top of page
botella lado  copy.jpg
botella rosa lado copy.jpg




In the Mayan culture the word Balam, translated as Jaguar, indicated something mysterious and hidden. It was considered as an ambivalent animal that symbolized darkness and light.


The feline brings together three concepts of Mayan thought:


  • Fertility

  • Ambivalence (Dark and Light)

  • Power




Because the jaguar lives in places with abundant biodiversity, it is referred to life and the renewing power of nature.


The jaguar is an allegory of life that is generated within the earth's crust and germinates on the feline. It is for the latter that in many myths the Mayan man is a descendant of the jaguar since he is designated as the progenitor of the human race.


Ambivalence: Light and Darkness


During the absence of the sun on the Earth, the celestial vault is charged with dark and "wild" energy, since at night it is possible to appreciate the powers and subterranean energies of which the Sun Jaguar (night solar god) is absolute dominant. and its mottled natural pattern was believed to represent the stars shining at night.


This animal is characterized by:

  • Great vision in the dark.

  • Incredible strength and agility when moving.


As evening fell, it is said that the sun god turned into the Sun Jaguar in order to travel through the Xibalba at night and fight the gods of the underworld. The sign of victory was to see the Sun rise again on the horizon the next day.




Mayans were faithful believers that the animal was the carrier of various sacred energies and turns out to be a symbol of power that reigns in the heart of the Earth and in the dark part of the universe.


In the Mayan social hierarchy, the vehement desire of the ruler to resemble the feline through his clothing, gave him a symbolism of authority, strength and dominion over the people.





Word Zihua


Derived from the Náhuatl word "Cihua", a language used by the Aztec empire, whose meaning is women and its singular "Cihuatl" is woman.


It is valid to use the Purépecha word “Zihua” and attribute the meaning of the Náhuatl to it, we will use the word Zihuatanejo as an example:


"Cihuatl" which means woman, "tzintli" which is attributed to a diminutive and "co" which refers to a place. All this together is expressed as "Place of beautiful women."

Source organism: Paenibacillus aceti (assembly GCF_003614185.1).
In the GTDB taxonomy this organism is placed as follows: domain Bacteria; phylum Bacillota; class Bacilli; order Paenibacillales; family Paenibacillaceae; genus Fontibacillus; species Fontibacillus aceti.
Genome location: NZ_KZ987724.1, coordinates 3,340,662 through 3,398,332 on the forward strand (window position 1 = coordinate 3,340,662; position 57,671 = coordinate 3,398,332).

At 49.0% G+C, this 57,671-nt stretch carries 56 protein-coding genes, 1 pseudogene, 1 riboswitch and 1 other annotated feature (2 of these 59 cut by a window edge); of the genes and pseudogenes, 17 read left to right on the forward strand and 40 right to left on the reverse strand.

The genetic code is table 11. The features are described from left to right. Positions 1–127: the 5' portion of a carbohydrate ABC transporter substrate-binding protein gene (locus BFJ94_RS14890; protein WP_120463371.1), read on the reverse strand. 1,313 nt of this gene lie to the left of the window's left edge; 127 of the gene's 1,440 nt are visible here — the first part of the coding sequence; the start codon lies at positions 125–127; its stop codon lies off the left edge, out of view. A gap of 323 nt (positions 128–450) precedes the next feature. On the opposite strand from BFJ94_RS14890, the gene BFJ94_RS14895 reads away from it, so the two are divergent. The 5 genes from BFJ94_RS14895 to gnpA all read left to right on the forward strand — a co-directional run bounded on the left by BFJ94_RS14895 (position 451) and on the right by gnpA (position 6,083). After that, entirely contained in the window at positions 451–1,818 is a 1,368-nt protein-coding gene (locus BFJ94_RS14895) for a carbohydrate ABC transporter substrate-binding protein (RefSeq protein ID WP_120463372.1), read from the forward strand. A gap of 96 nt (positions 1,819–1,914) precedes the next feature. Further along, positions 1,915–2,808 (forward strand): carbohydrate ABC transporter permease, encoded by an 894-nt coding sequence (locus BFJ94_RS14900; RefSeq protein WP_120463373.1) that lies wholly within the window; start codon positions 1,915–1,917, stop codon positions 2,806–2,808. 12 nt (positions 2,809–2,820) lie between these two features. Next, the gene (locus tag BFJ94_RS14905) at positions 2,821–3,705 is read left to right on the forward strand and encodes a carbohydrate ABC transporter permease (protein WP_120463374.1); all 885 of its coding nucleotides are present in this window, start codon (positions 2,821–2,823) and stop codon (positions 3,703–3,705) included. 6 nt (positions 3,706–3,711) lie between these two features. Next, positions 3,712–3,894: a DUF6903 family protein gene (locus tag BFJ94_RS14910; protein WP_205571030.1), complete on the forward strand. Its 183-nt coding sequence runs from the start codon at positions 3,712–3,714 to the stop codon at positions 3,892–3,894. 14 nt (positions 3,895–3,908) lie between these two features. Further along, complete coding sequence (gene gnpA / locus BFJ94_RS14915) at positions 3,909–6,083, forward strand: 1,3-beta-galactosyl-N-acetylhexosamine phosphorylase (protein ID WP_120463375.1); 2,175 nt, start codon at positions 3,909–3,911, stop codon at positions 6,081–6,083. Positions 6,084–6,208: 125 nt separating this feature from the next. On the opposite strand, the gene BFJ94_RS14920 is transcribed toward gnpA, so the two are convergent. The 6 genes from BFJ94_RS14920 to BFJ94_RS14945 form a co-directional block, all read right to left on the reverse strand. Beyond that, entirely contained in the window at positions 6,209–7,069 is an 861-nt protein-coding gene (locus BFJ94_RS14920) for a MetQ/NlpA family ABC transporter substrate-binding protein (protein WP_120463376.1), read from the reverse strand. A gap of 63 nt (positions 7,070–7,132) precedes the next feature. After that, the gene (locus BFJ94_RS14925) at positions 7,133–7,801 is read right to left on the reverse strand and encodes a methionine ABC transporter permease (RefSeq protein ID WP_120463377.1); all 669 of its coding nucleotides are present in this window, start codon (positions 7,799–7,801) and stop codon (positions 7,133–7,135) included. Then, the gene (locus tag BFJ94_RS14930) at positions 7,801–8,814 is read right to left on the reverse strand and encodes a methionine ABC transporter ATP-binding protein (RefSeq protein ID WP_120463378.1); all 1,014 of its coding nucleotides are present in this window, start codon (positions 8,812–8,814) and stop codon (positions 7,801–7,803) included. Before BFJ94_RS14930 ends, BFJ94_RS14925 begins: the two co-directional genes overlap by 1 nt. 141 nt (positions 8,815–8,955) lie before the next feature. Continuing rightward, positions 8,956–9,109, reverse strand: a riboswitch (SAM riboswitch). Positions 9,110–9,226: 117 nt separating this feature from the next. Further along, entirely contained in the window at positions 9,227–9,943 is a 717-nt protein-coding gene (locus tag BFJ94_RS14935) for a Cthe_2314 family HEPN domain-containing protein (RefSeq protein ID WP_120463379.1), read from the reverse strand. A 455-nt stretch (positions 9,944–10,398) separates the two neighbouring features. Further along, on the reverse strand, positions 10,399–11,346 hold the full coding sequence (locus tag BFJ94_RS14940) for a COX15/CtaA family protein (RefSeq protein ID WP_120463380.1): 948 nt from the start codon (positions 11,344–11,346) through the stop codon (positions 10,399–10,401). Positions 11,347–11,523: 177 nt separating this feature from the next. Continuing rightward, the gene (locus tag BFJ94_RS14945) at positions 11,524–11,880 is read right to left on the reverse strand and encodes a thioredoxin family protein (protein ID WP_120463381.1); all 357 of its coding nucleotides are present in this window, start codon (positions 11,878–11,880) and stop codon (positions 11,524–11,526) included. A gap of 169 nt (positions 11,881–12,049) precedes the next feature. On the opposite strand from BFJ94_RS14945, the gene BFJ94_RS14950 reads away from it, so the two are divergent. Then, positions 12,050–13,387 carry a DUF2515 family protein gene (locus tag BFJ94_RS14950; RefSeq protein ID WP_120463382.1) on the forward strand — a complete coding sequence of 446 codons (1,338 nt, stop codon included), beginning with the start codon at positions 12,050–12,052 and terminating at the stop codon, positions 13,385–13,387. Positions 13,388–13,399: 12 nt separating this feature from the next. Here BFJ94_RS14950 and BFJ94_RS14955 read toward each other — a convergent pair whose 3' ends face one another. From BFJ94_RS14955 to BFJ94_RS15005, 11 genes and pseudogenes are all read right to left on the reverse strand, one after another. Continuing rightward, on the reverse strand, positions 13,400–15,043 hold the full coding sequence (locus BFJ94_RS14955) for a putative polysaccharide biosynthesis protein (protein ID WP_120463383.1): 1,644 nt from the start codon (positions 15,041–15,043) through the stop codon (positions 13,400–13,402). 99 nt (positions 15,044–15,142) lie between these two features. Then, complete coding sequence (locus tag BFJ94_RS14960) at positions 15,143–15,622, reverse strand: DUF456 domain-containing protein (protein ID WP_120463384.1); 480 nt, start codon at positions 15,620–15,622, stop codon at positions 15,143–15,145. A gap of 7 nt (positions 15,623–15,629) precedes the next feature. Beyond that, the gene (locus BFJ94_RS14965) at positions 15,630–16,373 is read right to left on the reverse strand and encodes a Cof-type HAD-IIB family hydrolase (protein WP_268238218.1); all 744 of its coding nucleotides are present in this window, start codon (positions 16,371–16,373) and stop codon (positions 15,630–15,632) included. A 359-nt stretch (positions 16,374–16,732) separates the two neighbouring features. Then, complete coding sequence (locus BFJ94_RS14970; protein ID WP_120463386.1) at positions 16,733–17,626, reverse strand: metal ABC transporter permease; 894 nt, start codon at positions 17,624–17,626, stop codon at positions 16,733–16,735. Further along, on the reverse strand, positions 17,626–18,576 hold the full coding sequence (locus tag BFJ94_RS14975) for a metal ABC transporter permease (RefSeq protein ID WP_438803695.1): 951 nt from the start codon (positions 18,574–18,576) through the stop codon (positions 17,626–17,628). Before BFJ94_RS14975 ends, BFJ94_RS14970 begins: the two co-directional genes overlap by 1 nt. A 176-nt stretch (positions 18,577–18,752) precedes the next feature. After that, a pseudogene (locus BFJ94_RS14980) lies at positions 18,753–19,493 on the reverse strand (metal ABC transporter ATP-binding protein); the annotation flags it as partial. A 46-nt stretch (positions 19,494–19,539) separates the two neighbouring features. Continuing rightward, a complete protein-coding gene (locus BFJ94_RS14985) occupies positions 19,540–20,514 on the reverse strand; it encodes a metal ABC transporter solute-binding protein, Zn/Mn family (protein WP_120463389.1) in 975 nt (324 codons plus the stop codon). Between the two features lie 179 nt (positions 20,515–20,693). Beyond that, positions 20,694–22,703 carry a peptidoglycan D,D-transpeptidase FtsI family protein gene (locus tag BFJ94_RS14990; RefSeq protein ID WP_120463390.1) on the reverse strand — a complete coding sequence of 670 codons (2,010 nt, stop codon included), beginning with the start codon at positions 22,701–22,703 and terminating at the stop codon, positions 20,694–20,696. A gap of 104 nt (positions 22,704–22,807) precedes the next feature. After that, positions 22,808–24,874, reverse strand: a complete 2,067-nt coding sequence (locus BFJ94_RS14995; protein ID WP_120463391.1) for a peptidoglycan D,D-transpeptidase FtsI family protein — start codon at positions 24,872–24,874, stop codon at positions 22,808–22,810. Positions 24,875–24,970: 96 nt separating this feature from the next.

Zihua relationship with the jaguar


Based on the anthropological evidence of the meaning of the jaguar for the Mayans, there is a close relationship between the importance of women in today's society and the feline in ancient times.


Like the jaguar in Mayan myths, the woman is the progenitor of the human species thanks to the fertility that springs from her womb.


We can make an analogy, between the woman and the animal, when the Jaguar Sun lies in the darkness of the underworld defeating the gods of Xibalba, reborn at dawn thanks to its wild strength, motor agility and night vision.

Also, when women are in adverse situations, they have an instinct for self-improvement and they persevere until they achieve their goals despite obstacles. No matter how dark the panorama, the internal light of a woman shines just like the stars that represent the skin of the jaguar in the Mayan culture. The white color of the Zihua letters on the black bottle refers to this analogy.


Female empowerment in society is vital to breaking down the walls of intolerance. There will be no social progress if it is not based on equality and the equitable participation of women.


This is why the authority and hierarchy that the figure of the jaguar gave to the Mayan rulers must currently be homologated in the female sector of the population to achieve gender equality in all situations. Likewise, the present dominant sectors in society must understand this concept in order to evolve towards an egalitarian world.


Just as in ancient times the Mayan rulers believed that resembling the jaguar through its clothing gave them authority, strength and dominance, today it will not be necessary to carry real skins or parts of the animal, but the power of the jaguar will be represented by each bottle of Zihua.


The history of society as well as the way of drinking mezcal is about to change and we will write it together.



María del Carmen Valverde Valdés. Doctora en estudios mesoamericanos por la Facultad de Filosofía y Letras. U.N.A.M. Investigadora y coordinadora del Centro de Estudios Mayas del Instituto de Investigaciones Filosóficas de la U.N.A.M.


Valverde Valdés, María del Carmen, “El jaguar entre los mayas. Entidad oscura y ambivalente”, Arqueología Mexicana núm. 72, pp. 47 - 51. 

bottom of page